Indigenous Connectivity

Indigenous Connectivity Institute partners with North End Connect for Winnipeg community network

The inaugural ICI grant will support affordable broadband in Winnipeg’s North End

Indigenous Connectivity Institute partners with North End Connect for Winnipeg community network

Most urban centers in North America have reliable high-speed Internet connectivity. However, there are often pockets of these same cities — typically in low-income communities — where broadband is not available or not affordable for many residents. The North End of Winnipeg is one such place.

As part of the Indigenous Connectivity Institute’s mission to support Indigenous-led broadband projects, we are thrilled to award the inaugural grant to North End Connect — a project working to overcome digital barriers in Winnipeg’s North End neighborhood, home to Canada’s largest urban Indigenous population.

Learn more about the North End Connect project:

Overcoming a legacy of exclusion

While much of downtown Winnipeg is well-equipped with lightning-fast fiber internet, service in the North End is slow, unreliable, and unaffordable for many residents. Most families live without internet access at home and many businesses struggle with the cost for the connectivity they need.

Sitting across the tracks from Winnipeg’s commercial center, the North End has long faced economic, political, and social barriers. Originally built to house immigrant workers from Eastern Europe and later home to a burgeoning Indigenous population, the North End has seen decades of under-investment and disenfranchisement. The digital divide is the latest chapter in a long history of exclusion, exacerbating a cycle of economic struggle.

To help change this story, a coalition of community-based organizations including Indigenous Vision for the North End, the Internet Society Manitoba Chapter, Computers for Schools Manitoba, Broadband Communications North, and the Manitoba Research Alliance formed North End Connect to build a fast, affordable internet network to serve the community.

A network for, by, and in the North End 

The project is deeply embedded in the community — building a solution with, and not just for, residents. This included hiring Indigenous research assistants to conduct a wide consultation with residents to understand what they want and how to address the full range of barriers that prevent people from getting online and using the internet.

The first antennas, recently installed on key rooftops, will beam internet from the heart of downtown into the North End. This fixed-wireless community network will grow over time, providing fast, reliable internet to residents in low-income housing units at no- or low-cost.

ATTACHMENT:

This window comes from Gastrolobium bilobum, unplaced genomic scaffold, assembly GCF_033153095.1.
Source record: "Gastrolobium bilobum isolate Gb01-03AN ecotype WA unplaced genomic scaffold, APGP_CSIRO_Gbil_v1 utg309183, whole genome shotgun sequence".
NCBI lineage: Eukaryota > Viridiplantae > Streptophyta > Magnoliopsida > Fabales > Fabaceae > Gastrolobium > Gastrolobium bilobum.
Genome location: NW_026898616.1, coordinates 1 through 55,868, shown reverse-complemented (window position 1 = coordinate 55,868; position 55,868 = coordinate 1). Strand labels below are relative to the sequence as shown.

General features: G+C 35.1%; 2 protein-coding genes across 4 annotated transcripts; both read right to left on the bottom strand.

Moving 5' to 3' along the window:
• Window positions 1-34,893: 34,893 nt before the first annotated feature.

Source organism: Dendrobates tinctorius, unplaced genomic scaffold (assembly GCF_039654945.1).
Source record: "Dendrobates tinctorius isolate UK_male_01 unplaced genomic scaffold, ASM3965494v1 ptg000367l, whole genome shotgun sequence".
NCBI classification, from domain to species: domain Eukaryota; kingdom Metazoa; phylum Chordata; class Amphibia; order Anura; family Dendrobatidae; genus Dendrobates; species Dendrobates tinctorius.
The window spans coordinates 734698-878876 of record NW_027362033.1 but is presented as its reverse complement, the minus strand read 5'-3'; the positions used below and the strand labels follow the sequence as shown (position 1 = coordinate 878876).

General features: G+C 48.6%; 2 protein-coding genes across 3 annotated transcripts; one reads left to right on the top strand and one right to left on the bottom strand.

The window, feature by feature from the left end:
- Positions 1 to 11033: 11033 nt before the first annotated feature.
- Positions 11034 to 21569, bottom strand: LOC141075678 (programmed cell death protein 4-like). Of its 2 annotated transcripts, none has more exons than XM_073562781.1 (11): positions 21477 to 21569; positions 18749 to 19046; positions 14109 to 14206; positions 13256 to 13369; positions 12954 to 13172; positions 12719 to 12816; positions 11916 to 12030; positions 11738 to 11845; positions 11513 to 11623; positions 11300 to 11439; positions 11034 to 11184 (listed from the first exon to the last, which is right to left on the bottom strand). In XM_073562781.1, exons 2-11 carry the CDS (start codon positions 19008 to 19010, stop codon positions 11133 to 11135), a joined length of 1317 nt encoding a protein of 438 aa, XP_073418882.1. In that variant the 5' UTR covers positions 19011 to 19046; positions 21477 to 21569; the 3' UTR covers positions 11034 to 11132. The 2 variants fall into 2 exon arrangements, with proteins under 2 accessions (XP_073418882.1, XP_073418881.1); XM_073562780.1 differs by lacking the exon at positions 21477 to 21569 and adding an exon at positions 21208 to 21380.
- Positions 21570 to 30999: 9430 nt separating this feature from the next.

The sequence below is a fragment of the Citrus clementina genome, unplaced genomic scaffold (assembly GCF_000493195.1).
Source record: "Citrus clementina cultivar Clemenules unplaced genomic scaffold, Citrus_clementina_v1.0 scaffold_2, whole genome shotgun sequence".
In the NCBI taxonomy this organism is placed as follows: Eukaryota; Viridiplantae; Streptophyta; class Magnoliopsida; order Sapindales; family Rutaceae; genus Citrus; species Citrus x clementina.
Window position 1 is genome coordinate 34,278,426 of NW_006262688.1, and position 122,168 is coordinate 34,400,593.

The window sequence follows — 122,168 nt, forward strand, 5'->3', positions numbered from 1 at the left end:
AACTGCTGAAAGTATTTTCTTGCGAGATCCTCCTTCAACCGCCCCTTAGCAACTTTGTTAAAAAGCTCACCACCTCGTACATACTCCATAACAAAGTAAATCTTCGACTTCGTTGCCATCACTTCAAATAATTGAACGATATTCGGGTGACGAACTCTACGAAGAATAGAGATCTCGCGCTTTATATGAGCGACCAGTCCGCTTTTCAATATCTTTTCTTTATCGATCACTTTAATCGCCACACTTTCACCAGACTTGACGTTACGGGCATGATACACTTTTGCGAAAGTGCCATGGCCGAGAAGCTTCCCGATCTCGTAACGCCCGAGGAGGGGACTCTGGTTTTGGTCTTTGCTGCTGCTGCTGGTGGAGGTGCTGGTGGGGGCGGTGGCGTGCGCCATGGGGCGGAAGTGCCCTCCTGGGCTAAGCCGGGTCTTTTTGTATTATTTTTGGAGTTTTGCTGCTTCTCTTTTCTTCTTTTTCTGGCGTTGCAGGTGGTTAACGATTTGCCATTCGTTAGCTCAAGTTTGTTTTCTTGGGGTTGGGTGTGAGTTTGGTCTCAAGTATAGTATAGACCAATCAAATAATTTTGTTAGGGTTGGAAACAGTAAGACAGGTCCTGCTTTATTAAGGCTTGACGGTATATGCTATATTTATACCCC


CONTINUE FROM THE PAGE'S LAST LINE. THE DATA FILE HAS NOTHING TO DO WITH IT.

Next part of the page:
Beyond infrastructure, North End Connect is also working to help residents overcome other barriers, providing device access, local tech support, and digital literacy training so that the internet really is for everyone.

The grant from the Indigenous Connectivity Institute will support the project by funding a full-time coordinator position needed to get refurbished computers into the hands of residents, host digital literacy classes, and begin to build North End Connect’s Digital Navigator program to connect and support the network’s users. This funding will also help with project management and technical expertise while the network is being built out.

Receiving the grant, Joel Templeman, Executive Director of the Internet Society Manitoba Chapter said: “This funding is critical for us to deliver programming in the neighbourhood and is already creating jobs and opportunities. From this foundation, we will build the network of people who will build a network of computers.”

Community leaders Shelley Anderson and Jewel Pierre-Roscelli joined us at the 2023 Indigenous Connectivity Summit in Anchorage, Alaska to give an update on the project.

Watch Shelley and Jewel’s ICS presentation:

This growing network will ensure that more families in the North End have the internet they need to work, learn, and play — just like the rest of the city. We’re proud to support this community to build solutions to digital equity on their terms.

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